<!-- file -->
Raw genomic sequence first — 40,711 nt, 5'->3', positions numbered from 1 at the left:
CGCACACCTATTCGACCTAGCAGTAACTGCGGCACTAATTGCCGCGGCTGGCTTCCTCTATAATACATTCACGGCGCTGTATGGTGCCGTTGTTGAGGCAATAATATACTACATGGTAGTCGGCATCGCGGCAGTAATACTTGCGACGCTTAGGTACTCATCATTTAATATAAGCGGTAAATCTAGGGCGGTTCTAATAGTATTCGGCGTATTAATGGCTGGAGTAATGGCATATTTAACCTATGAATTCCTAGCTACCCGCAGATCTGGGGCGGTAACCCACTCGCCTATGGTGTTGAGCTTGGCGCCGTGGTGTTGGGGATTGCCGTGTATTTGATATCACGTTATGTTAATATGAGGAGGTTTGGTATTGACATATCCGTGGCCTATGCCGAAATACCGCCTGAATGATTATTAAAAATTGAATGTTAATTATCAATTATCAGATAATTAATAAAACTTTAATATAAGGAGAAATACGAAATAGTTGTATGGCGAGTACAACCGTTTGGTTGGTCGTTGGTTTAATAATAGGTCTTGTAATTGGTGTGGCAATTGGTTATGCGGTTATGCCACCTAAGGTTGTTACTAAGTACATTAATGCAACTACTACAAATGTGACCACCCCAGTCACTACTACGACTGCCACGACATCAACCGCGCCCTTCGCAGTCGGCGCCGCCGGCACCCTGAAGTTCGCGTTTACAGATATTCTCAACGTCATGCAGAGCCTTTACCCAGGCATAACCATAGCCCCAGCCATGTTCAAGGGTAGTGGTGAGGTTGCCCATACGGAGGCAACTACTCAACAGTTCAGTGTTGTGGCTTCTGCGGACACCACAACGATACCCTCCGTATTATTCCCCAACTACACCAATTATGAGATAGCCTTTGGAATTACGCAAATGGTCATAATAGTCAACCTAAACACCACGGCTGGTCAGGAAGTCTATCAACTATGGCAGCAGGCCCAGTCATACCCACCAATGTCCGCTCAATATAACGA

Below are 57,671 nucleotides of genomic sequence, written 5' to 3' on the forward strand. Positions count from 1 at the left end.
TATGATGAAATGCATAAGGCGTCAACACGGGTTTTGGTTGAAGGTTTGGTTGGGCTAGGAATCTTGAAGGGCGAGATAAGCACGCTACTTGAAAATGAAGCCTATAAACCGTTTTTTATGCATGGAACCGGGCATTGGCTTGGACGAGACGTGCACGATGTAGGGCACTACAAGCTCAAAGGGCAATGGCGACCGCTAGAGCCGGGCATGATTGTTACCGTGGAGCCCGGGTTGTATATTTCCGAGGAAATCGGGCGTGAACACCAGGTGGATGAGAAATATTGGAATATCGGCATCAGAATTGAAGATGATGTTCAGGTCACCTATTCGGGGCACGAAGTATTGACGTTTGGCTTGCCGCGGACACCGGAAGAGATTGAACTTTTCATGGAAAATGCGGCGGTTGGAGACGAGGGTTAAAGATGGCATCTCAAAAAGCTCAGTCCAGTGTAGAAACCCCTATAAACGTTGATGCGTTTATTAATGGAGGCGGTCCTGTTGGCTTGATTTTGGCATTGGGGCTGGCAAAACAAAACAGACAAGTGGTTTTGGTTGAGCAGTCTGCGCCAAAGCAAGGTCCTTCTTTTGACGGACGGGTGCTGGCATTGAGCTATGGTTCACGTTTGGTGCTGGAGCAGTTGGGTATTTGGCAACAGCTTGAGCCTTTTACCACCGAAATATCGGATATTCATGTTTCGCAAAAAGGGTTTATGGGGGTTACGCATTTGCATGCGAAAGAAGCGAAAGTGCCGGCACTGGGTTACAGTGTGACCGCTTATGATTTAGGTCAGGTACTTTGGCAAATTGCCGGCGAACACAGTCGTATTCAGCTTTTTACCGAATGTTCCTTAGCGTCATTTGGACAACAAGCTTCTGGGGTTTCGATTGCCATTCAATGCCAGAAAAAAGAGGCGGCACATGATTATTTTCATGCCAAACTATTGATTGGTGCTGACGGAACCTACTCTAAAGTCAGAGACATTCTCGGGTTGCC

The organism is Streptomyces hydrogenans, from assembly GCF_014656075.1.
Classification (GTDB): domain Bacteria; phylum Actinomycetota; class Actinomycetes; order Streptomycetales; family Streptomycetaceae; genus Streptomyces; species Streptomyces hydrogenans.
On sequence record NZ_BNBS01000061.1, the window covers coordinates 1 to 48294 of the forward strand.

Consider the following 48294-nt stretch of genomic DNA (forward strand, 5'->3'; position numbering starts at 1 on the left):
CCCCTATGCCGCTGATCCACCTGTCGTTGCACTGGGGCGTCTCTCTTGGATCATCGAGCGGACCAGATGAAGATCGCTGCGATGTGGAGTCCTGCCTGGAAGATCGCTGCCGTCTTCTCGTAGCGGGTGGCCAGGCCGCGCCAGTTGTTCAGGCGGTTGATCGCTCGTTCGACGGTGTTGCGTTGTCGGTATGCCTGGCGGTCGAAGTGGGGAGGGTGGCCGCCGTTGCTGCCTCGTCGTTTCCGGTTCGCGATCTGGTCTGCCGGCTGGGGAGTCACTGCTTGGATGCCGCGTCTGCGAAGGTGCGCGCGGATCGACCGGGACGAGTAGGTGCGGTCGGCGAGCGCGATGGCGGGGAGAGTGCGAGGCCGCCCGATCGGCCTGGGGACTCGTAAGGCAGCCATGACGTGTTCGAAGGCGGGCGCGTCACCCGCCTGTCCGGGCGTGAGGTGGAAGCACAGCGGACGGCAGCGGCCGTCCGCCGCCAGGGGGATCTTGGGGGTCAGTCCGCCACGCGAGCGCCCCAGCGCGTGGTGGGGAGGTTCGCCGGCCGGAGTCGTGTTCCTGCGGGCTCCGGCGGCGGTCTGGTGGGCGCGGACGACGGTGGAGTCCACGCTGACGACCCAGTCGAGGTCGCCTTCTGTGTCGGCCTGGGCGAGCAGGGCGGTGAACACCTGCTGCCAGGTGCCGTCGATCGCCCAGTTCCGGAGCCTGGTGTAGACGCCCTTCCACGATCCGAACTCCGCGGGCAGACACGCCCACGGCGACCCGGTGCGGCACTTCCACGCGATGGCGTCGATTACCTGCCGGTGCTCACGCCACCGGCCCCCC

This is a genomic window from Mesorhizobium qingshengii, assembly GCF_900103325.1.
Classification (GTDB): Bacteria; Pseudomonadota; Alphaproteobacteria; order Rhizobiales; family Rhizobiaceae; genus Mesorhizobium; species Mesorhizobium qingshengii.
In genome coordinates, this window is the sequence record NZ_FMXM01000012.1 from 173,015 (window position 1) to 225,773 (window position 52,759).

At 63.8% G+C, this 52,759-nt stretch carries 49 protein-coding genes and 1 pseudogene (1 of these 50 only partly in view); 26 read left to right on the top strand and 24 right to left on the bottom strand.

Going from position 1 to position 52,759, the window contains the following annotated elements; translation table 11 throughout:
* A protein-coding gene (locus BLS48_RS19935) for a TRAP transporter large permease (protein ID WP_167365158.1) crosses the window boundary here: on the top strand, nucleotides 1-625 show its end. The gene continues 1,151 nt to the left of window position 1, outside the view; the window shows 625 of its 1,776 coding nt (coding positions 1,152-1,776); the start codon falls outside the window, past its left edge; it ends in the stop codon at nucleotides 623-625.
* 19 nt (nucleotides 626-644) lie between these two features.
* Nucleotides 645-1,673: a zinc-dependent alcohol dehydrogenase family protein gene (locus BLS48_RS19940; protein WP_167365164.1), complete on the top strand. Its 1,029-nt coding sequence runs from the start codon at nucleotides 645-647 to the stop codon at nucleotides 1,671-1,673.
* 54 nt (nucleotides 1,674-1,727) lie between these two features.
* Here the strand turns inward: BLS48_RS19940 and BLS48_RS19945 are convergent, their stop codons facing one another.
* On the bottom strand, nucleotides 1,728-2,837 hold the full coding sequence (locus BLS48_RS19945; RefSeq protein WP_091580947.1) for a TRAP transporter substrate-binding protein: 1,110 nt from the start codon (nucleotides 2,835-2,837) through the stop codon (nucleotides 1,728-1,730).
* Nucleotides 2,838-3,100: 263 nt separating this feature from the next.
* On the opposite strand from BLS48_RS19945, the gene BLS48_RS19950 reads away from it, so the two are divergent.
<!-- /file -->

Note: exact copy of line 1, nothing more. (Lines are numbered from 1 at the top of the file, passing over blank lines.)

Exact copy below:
Raw genomic sequence first — 40,711 nt, 5'->3', positions numbered from 1 at the left: